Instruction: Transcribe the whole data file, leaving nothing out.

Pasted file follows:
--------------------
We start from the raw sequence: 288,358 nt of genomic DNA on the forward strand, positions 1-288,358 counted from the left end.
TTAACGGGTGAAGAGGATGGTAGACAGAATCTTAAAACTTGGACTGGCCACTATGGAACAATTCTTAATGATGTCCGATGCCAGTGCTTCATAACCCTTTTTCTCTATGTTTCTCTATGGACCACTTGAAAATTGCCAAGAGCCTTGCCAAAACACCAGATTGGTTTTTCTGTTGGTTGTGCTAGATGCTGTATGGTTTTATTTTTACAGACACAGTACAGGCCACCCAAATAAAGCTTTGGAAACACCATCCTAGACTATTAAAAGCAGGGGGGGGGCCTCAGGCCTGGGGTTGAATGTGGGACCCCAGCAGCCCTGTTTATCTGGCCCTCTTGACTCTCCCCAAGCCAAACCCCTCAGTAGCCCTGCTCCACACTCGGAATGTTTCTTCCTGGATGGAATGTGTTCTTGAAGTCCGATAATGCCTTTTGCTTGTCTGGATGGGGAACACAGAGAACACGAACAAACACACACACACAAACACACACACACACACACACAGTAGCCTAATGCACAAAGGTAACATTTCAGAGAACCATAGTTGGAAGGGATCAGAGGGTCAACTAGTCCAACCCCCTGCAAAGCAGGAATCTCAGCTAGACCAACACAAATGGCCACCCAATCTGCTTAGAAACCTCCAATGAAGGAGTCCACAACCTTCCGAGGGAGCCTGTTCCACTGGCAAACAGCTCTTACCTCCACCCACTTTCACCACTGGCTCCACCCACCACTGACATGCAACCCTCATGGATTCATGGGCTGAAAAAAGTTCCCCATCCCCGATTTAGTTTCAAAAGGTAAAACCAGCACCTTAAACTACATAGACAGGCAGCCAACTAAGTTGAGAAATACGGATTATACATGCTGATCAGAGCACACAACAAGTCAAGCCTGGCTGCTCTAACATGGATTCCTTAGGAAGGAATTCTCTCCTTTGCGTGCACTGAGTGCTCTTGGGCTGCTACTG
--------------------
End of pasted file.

We start from the raw sequence: 288,358 nt of genomic DNA on the forward strand, positions 1-288,358 counted from the left end.
TTAACGGGTGAAGAGGATGGTAGACAGAATCTTAAAACTTGGACTGGCCACTATGGAACAATTCTTAATGATGTCCGATGCCAGTGCTTCATAACCCTTTTTCTCTATGTTTCTCTATGGACCACTTGAAAATTGCCAAGAGCCTTGCCAAAACACCAGATTGGTTTTTCTGTTGGTTGTGCTAGATGCTGTATGGTTTTATTTTTACAGACACAGTACAGGCCACCCAAATAAAGCTTTGGAAACACCATCCTAGACTATTAAAAGCAGGGGGGGGGCCTCAGGCCTGGGGTTGAATGTGGGACCCCAGCAGCCCTGTTTATCTGGCCCTCTTGACTCTCCCCAAGCCAAACCCCTCAGTAGCCCTGCTCCACACTCGGAATGTTTCTTCCTGGATGGAATGTGTTCTTGAAGTCCGATAATGCCTTTTGCTTGTCTGGATGGGGAACACAGAGAACACGAACAAACACACACACACAAACACACACACACACACACACAGTAGCCTAATGCACAAAGGTAACATTTCAGAGAACCATAGTTGGAAGGGATCAGAGGGTCAACTAGTCCAACCCCCTGCAAAGCAGGAATCTCAGCTAGACCAACACAAATGGCCACCCAATCTGCTTAGAAACCTCCAATGAAGGAGTCCACAACCTTCCGAGGGAGCCTGTTCCACTGGCAAACAGCTCTTACCTCCACCCACTTTCACCACTGGCTCCACCCACCACTGACATGCAACCCTCATGGATTCATGGGCTGAAAAAAGTTCCCCATCCCCGATTTAGTTTCAAAAGGTAAAACCAGCACCTTAAACTACATAGACAGGCAGCCAACTAAGTTGAGAAATACGGATTATACATGCTGATCAGAGCACACAACAAGTCAAGCCTGGCTGCTCTAACATGGATTCCTTAGGAAGGAATTCTCTCCTTTGCGTGCACTGAGTGCTCTTGGGCTGCTACTG